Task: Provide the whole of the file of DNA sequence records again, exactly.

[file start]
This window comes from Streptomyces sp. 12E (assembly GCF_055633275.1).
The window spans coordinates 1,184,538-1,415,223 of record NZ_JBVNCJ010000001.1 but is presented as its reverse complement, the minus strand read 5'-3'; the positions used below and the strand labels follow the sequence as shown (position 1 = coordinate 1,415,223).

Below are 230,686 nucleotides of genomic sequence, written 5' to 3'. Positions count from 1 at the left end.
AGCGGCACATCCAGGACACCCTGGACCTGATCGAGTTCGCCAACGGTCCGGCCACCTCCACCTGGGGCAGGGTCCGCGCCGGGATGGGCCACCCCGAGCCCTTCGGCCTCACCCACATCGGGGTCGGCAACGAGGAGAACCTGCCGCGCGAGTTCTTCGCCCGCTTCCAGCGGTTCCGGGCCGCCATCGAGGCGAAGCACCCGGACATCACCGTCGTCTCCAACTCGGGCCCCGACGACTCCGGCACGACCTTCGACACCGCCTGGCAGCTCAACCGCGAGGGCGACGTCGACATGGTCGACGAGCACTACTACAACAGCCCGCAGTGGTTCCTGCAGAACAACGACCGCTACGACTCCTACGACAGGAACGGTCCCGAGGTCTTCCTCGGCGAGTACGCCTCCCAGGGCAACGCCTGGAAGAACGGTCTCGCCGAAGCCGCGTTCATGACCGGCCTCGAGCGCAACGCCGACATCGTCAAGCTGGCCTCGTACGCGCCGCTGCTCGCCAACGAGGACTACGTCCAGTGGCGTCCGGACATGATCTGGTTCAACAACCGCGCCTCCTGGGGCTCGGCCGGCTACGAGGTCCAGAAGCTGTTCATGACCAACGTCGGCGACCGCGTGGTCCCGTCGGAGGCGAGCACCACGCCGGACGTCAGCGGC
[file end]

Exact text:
This window comes from Streptomyces sp. 12E (assembly GCF_055633275.1).
The window spans coordinates 1,184,538-1,415,223 of record NZ_JBVNCJ010000001.1 but is presented as its reverse complement, the minus strand read 5'-3'; the positions used below and the strand labels follow the sequence as shown (position 1 = coordinate 1,415,223).

Below are 230,686 nucleotides of genomic sequence, written 5' to 3'. Positions count from 1 at the left end.
AGCGGCACATCCAGGACACCCTGGACCTGATCGAGTTCGCCAACGGTCCGGCCACCTCCACCTGGGGCAGGGTCCGCGCCGGGATGGGCCACCCCGAGCCCTTCGGCCTCACCCACATCGGGGTCGGCAACGAGGAGAACCTGCCGCGCGAGTTCTTCGCCCGCTTCCAGCGGTTCCGGGCCGCCATCGAGGCGAAGCACCCGGACATCACCGTCGTCTCCAACTCGGGCCCCGACGACTCCGGCACGACCTTCGACACCGCCTGGCAGCTCAACCGCGAGGGCGACGTCGACATGGTCGACGAGCACTACTACAACAGCCCGCAGTGGTTCCTGCAGAACAACGACCGCTACGACTCCTACGACAGGAACGGTCCCGAGGTCTTCCTCGGCGAGTACGCCTCCCAGGGCAACGCCTGGAAGAACGGTCTCGCCGAAGCCGCGTTCATGACCGGCCTCGAGCGCAACGCCGACATCGTCAAGCTGGCCTCGTACGCGCCGCTGCTCGCCAACGAGGACTACGTCCAGTGGCGTCCGGACATGATCTGGTTCAACAACCGCGCCTCCTGGGGCTCGGCCGGCTACGAGGTCCAGAAGCTGTTCATGACCAACGTCGGCGACCGCGTGGTCCCGTCGGAGGCGAGCACCACGCCGGACGTCAGCGGC